The games industry moves quickly and while stories may come and go there are some that we just can't let go of…
So, to give those particularly thorny topics a further going over we've created a weekly digest where the members of the PocketGamer.biz team share their thoughts and go that little bit deeper on some of the more interesting things that have happened in mobile gaming in the past week.
Activision Blizzard’s decision to walk away from a deal with NetEase came, quite frankly, as a surprise. The two companies have had a deal in place for some time, and helped bring some of the world’s most popular and profitable games, mobile or otherwise, to China. As such, you’d expect NetEase to pull out all the stops in order to make a deal possible.
Likewise, Activision Blizzard’s decision to walk away from the table without a solid back-up plan in place doesn’t just mean Chinese consumers lose access to a slate of popular titles, but the company itself loses a significant revenue stream while it searches for a new partner.
Ultimately, we don’t know the original conditions of the deal which the two companies attempted to negotiate. Perhaps Activision Blizzard demanded more than NetEase were willing to pay, or perhaps NetEase demanded a larger cut of the profits. In either case, Blizzard stepped away from the deal… only to try and renegotiate the deal last week, extending the partnership for another six months.
NetEase have refused to renew the deal, for reasons that remain unclear. Perhaps it wasn’t satisfied with a six month extension, taking a “You’ve made your bed, now lie in it” approach? Likewise, it appears that walking away from an existing partnership without firm plans in place has proven, once again, to be a bad move. While Activision Blizzard are in the final stages of negotiation with a new partner, the current deal is currently due to end on January 23, with the affected games being taken off the Chinese market on the 24th. While a last minute Hail Mary is certainly possible, it’s likely that Blizzard would need to make significant concessions, perhaps including a longer extension of the existing deal, to make that possible. The most likely option, at least as I see it, is that the deal will lapse as expected, and Activision Blizzard’s titles will be unavailable for Chinese consumers until a new deal is finalised and the necessary framework is in place.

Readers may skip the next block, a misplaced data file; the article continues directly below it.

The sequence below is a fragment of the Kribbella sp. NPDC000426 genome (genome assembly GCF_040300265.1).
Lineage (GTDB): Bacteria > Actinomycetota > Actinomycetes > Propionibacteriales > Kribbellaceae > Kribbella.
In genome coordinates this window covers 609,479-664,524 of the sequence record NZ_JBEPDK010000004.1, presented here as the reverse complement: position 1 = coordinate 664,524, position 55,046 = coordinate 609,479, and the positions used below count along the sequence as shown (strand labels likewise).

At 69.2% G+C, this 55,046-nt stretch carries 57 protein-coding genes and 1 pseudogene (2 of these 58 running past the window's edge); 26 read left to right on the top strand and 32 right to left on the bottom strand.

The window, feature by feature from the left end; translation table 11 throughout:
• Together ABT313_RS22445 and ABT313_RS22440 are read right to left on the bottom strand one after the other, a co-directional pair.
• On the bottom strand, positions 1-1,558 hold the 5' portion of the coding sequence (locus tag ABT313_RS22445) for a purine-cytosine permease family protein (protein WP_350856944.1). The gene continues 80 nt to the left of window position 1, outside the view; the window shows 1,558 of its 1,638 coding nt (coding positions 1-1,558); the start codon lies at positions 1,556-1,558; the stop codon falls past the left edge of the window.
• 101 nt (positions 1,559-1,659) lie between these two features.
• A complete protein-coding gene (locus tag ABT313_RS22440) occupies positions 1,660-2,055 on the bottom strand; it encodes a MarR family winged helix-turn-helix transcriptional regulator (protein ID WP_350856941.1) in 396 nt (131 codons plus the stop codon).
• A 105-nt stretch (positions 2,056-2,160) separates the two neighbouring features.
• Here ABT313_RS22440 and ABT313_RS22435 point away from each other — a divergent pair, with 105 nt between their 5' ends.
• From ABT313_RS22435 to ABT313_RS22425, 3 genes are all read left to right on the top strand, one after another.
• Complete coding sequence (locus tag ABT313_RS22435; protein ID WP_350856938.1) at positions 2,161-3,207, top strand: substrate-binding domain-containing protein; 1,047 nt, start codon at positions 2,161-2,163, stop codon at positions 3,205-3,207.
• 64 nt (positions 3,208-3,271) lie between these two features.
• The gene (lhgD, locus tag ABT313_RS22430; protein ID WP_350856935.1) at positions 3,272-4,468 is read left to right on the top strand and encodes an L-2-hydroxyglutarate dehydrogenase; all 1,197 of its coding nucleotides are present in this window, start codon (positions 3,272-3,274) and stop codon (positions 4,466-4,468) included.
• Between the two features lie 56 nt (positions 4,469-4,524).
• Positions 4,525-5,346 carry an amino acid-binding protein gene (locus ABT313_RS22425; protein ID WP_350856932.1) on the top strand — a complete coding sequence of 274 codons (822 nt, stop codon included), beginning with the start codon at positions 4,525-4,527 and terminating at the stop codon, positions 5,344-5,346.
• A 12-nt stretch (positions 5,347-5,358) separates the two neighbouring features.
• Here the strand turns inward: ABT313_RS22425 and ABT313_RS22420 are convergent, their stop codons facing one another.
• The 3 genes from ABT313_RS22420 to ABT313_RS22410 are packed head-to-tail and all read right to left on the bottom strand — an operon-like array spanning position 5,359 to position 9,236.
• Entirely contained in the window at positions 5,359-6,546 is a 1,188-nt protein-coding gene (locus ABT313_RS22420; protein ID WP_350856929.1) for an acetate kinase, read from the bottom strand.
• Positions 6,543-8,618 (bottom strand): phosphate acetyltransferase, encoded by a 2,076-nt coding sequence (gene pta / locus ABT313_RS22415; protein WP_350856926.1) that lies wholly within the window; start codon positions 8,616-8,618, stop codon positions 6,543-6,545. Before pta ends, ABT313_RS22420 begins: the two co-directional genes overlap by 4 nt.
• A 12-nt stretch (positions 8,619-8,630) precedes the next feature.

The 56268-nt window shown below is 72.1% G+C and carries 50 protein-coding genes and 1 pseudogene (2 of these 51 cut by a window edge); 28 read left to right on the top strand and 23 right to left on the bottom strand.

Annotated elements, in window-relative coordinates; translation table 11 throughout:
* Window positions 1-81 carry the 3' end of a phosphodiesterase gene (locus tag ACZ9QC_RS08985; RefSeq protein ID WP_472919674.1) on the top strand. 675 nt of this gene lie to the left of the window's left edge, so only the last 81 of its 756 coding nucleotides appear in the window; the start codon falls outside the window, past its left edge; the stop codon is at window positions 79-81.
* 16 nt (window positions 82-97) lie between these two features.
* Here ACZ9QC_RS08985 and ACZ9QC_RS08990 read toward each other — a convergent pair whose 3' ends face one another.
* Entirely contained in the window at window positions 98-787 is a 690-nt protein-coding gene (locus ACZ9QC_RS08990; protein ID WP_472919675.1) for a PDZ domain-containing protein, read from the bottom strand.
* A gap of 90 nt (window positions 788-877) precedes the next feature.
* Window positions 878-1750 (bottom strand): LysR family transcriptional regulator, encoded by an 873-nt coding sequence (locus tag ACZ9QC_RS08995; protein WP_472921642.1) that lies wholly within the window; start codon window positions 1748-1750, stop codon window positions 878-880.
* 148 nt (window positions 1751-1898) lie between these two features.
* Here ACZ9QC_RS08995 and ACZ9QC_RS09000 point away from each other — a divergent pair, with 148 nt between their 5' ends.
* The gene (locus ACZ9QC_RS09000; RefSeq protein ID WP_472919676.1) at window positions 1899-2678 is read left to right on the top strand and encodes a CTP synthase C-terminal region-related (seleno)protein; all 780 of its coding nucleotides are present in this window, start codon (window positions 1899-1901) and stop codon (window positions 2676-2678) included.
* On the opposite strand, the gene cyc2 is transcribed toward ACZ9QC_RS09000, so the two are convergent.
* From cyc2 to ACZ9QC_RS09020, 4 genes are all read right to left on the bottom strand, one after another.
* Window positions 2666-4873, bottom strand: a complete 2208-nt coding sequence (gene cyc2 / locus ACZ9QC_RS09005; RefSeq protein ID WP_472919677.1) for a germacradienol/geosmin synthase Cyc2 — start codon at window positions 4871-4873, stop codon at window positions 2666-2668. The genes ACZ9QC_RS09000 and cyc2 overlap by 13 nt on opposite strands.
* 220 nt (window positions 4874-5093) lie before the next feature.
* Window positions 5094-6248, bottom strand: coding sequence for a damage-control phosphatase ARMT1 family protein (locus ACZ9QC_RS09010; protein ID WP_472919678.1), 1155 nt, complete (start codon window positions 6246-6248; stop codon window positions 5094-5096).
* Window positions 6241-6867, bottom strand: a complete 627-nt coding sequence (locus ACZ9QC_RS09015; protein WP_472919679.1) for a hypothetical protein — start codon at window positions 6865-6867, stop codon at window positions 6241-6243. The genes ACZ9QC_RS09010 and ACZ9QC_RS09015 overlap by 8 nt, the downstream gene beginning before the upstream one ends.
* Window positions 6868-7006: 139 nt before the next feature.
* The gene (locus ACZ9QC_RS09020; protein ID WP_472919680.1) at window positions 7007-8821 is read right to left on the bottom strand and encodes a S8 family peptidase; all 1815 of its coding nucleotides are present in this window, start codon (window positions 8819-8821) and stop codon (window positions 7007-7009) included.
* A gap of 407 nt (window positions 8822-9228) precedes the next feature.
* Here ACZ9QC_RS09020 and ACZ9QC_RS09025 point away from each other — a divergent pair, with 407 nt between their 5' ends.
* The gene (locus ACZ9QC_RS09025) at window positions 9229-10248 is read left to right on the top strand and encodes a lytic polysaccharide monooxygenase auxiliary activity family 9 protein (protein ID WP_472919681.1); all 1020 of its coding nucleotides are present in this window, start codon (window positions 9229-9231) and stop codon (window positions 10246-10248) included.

In a time of financial uncertainty it can feel like everything that used to make sense, just got a little weird. Take for example Google, who – like most of tech – is feeling the pinch to the degree that they just offed 12,000 workers. Yet rather than feel the wrath of the stock market, their share price actually went up. So when you want to impress, you expand and spend and employ more people… Share price goes up… And when the city get’s apprehensive about your future profits?… You let 5% of that new workforce go in ‘economising’ measures. And… Your share price goes up again. It’s a win win.
And so this week we have the ‘troubled’ Playtika (who had their own bout of cost cutting in just a month ago) making ever stronger moves to buy the equally ‘troubled’ Rovio the creators and owners of the hugely popular Angry Birds franchise which… is pretty much the entire company at this point. Company with dwindling future prospects buys company with dwindling future prospects? Does this spend-to-save recession-busting magic work every time? Do two wrongs make a right? So long as the share price goes up, who cares?
I’m sure people are tired of hearing about Blizzard this week, but once again the comparison Mark Cai made between the Overwatch League and this rumoured PUBG Mobile eSports franchise is very, very apt. I’ve often expressed how frustrated I am about the missed potential of Overwatch, from a story and a game perspective. Many have observed that the game balance seems to be eSports first and game second, what with the closed franchise nature of the Overwatch League, this can make this supposed showcase of the world’s best players feel very artificial.
In contrast Tencent, the perpetual gaming boogieman, are opening up at least some slots for qualifying teams judging by the rumour. If that turns out to be true it’d be a dramatically more player-friendly approach to the eSports format than former favourites Blizzard have done. Part of this is probably down to the vast amount of eSports fans and PUBG Mobile players.
Judging by many estimates on player count, PUBG Mobile may by some estimates outclass Overwatch by a significant margin. When it first came out, Overwatch was a bona fide cultural phenomenon and marketed as the new ‘blockbuster’ from Blizzard. PUBG has often been seen as the runner-up meanwhile, as Fortnite overtakes it in battle-royale dominance.
Now however, Overwatch has slowly receded into the background. No longer prominent but part of the background noise of eSports and online shooters. PUBG Mobile could stand to ascend and reach a new peak, something that would allow it to establish dominance on a platform that has a massive reach in South-East Asia. That of mobile.